The typical way of conveying heart risk is a statistic showing the odds of having a heart attack in the next decade. But that can be tough for patients to understand — so an alternative is to simply calculate an age equivalent for the arteries, according to a story in the Wall Street Journal.
Learning that while you’re 30, your smoking habit, diabetes, high blood pressure and other risk factors make your blood vessels closer to those of an 80-year-old can be a stark way to illustrate the problem at hand.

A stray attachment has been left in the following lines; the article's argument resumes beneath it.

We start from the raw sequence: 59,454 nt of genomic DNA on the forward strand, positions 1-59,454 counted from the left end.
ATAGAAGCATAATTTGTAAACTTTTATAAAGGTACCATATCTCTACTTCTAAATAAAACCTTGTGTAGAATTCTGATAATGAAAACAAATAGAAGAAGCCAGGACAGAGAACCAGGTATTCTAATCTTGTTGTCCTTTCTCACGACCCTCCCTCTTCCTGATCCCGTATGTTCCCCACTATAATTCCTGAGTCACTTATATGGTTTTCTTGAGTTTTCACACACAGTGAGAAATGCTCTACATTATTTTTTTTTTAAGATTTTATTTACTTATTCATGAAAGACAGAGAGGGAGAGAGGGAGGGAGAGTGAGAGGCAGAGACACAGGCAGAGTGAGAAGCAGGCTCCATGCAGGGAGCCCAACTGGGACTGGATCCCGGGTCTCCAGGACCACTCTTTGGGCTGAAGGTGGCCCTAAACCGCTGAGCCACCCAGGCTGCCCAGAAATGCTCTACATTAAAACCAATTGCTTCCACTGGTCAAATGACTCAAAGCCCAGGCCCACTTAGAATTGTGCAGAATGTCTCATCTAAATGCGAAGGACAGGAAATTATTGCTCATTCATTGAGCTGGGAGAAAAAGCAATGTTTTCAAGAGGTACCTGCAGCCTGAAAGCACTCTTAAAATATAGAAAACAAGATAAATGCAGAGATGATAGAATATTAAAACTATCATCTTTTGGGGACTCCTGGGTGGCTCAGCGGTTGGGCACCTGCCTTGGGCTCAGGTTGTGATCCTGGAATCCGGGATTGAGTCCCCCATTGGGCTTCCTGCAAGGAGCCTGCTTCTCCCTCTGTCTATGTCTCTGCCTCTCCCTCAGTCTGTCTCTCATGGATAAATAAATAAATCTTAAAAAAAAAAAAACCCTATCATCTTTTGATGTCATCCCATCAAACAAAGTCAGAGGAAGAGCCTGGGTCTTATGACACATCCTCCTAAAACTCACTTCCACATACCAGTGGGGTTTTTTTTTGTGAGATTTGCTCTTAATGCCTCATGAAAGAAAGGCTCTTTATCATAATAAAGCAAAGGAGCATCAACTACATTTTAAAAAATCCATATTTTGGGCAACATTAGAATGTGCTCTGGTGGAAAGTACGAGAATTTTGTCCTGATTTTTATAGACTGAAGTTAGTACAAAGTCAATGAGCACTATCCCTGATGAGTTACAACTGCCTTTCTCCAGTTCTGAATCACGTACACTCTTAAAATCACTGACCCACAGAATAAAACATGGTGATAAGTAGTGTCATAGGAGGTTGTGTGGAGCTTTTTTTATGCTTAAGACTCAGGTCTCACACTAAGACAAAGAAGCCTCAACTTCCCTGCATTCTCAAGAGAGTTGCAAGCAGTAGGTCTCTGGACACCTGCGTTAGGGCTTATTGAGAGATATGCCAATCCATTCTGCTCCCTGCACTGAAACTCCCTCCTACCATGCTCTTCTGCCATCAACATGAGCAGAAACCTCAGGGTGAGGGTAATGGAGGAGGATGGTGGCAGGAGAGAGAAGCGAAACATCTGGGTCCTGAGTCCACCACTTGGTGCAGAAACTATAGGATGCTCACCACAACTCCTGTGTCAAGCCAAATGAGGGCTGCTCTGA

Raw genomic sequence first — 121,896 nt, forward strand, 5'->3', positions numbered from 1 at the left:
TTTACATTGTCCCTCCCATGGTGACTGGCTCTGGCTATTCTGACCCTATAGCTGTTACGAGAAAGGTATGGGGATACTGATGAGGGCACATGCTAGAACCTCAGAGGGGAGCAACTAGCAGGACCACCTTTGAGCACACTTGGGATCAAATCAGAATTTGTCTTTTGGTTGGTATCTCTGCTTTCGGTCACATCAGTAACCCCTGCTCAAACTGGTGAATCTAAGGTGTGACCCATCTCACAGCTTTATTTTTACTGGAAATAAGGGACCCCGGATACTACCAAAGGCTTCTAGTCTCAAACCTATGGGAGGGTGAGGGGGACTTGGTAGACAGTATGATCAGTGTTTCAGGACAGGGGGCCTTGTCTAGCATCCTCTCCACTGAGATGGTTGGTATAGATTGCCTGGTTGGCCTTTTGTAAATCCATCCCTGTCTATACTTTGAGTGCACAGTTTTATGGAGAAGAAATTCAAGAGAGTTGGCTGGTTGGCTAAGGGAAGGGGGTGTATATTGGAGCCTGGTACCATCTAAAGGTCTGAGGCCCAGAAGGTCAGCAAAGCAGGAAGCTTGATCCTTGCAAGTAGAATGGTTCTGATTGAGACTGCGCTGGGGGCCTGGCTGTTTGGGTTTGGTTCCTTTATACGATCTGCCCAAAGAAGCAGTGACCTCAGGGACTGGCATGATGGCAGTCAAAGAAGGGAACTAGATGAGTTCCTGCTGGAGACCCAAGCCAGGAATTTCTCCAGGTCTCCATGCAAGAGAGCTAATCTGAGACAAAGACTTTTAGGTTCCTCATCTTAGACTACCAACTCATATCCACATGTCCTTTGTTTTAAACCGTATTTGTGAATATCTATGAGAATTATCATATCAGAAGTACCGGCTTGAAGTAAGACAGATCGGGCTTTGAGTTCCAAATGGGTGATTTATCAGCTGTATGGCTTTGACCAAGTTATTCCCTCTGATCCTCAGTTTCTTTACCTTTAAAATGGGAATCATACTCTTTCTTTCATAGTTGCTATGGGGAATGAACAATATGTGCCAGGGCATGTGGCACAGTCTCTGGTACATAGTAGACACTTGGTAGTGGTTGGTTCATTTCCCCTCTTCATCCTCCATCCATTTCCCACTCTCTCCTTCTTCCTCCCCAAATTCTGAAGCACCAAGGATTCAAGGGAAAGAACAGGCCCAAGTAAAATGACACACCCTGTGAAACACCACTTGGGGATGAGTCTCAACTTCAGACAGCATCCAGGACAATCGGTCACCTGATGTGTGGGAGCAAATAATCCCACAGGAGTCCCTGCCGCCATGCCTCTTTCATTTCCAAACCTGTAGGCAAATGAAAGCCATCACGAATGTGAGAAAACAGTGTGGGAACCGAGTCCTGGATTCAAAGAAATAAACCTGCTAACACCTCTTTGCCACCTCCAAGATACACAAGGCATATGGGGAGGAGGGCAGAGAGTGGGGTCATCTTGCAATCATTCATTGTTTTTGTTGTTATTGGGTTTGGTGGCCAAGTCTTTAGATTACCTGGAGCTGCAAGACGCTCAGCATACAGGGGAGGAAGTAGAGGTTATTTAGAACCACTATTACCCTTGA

The information is helpful rather than just frightening because vascular age can be rolled back with lifestyle measures and, for some, cholesterol-fighting statins.
Weight loss, exercise and quitting cigarettes can all improve the health of the cells lining the blood vessels, preventing the stiffening and accumulation of fatty plaques that lead to heart trouble. The hope is that presenting information this way will better help patients understand their risk and motivate them to make changes.